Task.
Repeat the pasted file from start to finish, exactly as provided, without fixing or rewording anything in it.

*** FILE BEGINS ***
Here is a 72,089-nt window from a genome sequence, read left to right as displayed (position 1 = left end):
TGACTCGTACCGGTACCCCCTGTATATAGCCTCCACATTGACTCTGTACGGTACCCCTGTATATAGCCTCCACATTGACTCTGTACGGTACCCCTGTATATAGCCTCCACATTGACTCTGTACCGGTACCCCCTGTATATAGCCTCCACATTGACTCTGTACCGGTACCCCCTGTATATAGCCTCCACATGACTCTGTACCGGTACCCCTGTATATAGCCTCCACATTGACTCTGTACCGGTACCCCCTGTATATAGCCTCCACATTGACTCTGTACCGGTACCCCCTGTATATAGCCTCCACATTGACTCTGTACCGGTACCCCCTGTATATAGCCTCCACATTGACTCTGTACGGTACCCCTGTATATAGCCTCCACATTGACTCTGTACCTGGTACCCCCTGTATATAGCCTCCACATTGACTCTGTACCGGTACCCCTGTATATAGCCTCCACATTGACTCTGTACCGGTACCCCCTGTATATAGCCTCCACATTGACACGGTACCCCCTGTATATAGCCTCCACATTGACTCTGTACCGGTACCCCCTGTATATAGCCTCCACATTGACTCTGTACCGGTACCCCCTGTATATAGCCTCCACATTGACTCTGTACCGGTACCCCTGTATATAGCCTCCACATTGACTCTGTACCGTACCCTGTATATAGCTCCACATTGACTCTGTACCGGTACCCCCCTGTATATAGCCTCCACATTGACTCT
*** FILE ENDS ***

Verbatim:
Here is a 72,089-nt window from a genome sequence, read left to right as displayed (position 1 = left end):
TGACTCGTACCGGTACCCCCTGTATATAGCCTCCACATTGACTCTGTACGGTACCCCTGTATATAGCCTCCACATTGACTCTGTACGGTACCCCTGTATATAGCCTCCACATTGACTCTGTACCGGTACCCCCTGTATATAGCCTCCACATTGACTCTGTACCGGTACCCCCTGTATATAGCCTCCACATGACTCTGTACCGGTACCCCTGTATATAGCCTCCACATTGACTCTGTACCGGTACCCCCTGTATATAGCCTCCACATTGACTCTGTACCGGTACCCCCTGTATATAGCCTCCACATTGACTCTGTACCGGTACCCCCTGTATATAGCCTCCACATTGACTCTGTACGGTACCCCTGTATATAGCCTCCACATTGACTCTGTACCTGGTACCCCCTGTATATAGCCTCCACATTGACTCTGTACCGGTACCCCTGTATATAGCCTCCACATTGACTCTGTACCGGTACCCCCTGTATATAGCCTCCACATTGACACGGTACCCCCTGTATATAGCCTCCACATTGACTCTGTACCGGTACCCCCTGTATATAGCCTCCACATTGACTCTGTACCGGTACCCCCTGTATATAGCCTCCACATTGACTCTGTACCGGTACCCCTGTATATAGCCTCCACATTGACTCTGTACCGTACCCTGTATATAGCTCCACATTGACTCTGTACCGGTACCCCCCTGTATATAGCCTCCACATTGACTCT